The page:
I spent the morning listening to Dr. David Gill talk about the theology of the workplace. He is the Mockler-Phillips Professor of Workplace Theology and Business Ethics at Gordon Conwell Theological Seminary and Director of the Mockler Center for Faith and Ethics in the Workplace. He has a wonderfully redemptive angle of vision and a winsome spirit.
Then when I came home I read this excerpt from Helmut Thielicke’s book The Waiting Father: Sermons on the Parables of Jesus: “To me it is always a comfort that nearly all the incidents in which people become involved with Christ happen on these sober, serious workdays when a man has to stick to the job. The disciples are caught while they are fishing, and therefore at pretty hard work, and the tax collectors are accosted in their offices. And if it is not work, it is some need or distress. When a man has leprous sores, when a man’s little daughter has died, as with Jairus, when a man is blind and crippled and is obliged to cadge a few pennies in any crowd that comes along he is not likely to be in a solemn, religious mood. He is more liable to be depressed or indifferent. And this is always the time when Jesus comes.”
This was a long and discouraging day for me at work (despite the wonderful lecture by Dr. Gill). I am grateful for the reminder that this is just the kind of context where Jesus shows up. As Eugene Peterson observes, “The sanctuary is essential, but it isn’t the primary location for the day-by-day cultivation and practice of spirituality, the Holy Spirit shaping the Christ-life in us.”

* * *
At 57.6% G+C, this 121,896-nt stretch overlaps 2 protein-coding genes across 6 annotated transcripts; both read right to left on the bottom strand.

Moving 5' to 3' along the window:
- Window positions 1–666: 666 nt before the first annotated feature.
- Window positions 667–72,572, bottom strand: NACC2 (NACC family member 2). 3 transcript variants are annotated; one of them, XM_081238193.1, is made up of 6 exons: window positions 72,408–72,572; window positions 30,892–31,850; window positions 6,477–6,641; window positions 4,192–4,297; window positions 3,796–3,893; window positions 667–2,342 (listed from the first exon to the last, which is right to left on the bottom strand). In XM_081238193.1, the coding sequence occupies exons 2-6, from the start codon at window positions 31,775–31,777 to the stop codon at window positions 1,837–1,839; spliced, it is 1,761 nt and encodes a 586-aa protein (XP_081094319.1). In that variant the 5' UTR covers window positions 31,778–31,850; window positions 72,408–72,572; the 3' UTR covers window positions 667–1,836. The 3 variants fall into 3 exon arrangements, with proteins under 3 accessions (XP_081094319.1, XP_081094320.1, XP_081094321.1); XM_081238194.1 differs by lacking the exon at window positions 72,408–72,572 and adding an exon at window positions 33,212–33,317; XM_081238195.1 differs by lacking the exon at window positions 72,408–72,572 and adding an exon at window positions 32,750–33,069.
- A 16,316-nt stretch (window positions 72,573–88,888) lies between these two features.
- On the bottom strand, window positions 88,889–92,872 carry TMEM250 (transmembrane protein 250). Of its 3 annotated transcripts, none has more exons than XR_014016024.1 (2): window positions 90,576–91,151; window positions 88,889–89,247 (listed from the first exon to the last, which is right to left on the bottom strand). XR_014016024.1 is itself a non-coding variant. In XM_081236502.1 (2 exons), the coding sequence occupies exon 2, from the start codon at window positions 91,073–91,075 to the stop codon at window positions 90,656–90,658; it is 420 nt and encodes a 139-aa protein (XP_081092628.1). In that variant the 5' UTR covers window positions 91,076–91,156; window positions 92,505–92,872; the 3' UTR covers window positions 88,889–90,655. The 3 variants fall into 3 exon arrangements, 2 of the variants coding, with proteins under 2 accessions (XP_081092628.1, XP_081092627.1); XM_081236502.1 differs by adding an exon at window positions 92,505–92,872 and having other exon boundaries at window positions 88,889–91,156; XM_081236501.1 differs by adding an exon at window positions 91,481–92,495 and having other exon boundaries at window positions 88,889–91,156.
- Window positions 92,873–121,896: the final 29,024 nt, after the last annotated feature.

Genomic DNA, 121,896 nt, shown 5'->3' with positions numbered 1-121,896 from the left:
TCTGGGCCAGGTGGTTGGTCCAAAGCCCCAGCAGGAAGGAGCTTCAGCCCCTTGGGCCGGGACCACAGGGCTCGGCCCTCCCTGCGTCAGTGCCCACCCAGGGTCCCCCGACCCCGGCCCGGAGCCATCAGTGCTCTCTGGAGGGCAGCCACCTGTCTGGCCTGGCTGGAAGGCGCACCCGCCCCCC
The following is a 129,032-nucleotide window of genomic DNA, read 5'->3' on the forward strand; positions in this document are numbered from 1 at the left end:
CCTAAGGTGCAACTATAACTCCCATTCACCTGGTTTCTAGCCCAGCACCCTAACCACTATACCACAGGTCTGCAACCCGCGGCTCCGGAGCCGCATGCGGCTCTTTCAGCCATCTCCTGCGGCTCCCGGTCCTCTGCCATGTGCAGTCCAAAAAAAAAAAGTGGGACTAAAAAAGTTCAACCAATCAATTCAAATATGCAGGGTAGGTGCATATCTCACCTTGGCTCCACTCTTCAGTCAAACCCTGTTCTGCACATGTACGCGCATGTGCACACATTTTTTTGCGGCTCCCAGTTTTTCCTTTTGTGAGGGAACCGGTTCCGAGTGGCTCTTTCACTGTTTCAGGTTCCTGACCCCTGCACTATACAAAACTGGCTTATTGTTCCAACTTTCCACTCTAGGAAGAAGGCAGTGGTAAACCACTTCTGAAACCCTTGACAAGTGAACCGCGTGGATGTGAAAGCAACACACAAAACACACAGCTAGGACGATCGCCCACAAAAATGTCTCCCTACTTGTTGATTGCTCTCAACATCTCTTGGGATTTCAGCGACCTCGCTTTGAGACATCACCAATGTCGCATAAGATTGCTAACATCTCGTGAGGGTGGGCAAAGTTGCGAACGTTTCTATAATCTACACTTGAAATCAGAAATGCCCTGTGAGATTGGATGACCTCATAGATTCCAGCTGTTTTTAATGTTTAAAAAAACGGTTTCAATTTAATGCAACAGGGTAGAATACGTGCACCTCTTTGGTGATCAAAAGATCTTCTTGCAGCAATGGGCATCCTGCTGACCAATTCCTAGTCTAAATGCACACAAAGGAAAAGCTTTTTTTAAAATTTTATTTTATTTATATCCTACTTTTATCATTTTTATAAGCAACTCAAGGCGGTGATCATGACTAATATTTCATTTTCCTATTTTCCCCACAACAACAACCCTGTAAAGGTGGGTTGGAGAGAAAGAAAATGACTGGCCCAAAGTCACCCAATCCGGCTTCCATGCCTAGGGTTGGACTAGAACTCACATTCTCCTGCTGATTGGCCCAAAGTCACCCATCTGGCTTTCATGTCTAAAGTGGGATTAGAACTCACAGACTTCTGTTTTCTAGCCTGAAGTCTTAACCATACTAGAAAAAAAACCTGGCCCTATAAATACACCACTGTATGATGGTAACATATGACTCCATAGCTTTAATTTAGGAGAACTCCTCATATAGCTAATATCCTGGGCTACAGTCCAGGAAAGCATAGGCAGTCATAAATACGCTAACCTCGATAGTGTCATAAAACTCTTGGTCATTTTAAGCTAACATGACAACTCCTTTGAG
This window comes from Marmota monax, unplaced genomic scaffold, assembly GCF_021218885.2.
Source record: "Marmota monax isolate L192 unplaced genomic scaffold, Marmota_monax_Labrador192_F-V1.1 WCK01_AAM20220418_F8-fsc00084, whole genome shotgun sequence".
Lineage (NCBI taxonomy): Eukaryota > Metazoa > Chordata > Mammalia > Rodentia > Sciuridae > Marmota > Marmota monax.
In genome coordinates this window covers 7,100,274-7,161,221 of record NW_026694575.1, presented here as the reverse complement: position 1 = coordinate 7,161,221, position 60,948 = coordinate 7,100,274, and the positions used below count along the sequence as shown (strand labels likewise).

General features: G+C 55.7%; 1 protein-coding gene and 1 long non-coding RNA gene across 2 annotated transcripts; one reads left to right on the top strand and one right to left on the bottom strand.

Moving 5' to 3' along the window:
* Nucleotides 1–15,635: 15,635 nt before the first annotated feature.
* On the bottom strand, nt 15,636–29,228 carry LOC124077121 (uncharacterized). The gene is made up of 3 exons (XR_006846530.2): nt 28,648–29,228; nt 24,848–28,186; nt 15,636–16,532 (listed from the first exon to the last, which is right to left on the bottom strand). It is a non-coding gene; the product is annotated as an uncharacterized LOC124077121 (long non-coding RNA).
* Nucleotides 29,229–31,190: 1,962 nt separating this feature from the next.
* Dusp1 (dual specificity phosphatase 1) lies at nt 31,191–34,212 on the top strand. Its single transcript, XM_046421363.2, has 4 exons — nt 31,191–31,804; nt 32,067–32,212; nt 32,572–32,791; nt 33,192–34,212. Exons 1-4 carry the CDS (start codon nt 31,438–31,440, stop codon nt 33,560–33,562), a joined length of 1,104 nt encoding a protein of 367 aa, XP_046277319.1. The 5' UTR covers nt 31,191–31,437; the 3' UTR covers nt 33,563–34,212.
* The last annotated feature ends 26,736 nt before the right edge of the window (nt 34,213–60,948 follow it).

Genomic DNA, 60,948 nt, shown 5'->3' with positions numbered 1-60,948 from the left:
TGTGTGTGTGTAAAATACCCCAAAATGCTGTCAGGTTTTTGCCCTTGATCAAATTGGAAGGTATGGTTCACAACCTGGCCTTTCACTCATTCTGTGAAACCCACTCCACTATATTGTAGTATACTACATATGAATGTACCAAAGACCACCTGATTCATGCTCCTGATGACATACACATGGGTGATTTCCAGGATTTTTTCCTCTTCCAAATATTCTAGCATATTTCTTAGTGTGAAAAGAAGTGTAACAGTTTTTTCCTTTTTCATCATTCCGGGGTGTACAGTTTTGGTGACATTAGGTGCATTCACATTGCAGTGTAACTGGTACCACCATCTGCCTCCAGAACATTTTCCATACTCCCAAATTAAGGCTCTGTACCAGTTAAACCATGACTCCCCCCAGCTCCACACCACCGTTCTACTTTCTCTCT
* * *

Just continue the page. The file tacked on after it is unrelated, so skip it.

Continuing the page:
I do not always know what God is doing. Indeed, lately it seems as if I hardly ever know what He is doing. But He is there and He is at work. That’s what Jesus said: “My Father is always at his work to this very day, and I, too, am working” (John 5:17).
The images coming out of Oklahoma City are so painful to see that it is hard to say anything about them without somehow trivializing the tragedy. It seems better to hear from someone who has lived through a comparable experience. I was reminded of a passage from Helmut Thielicke’s series of sermons based on the Lord’s Prayer. Thielicke was a Lutheran pastor who preached these sermons to his congregation in Stuttgart, Germany during the collapse of the Third Reich and as allied bombs rained down on the city.
In the sermon based on the phrase “Thy Kingdom come,” Thielicke writes:
When we, inhabitants of a severely damaged city, walk through a flourishing undamaged section, almost involuntarily our eyes perform a little trick upon us and suddenly the intact facades are transformed into horribly mutilated walls and horror dwells behind the bleak and empty windows. We know what a house looks like beneath its sleek surface, and it is shockingly easy for our imagination to produce this little inversion in which the order system of beams are seen as a chaotic confusion of bizarre and splintered fragments of wood. Again and again the face of death peers out from behind the features of the living, and the shadow of ruins leers at us from the ordered peace of respectable homes…In this world of death, in this empire of ruins and shell torn fields we pray: “Thy kingdom come! We pray it more than ever.”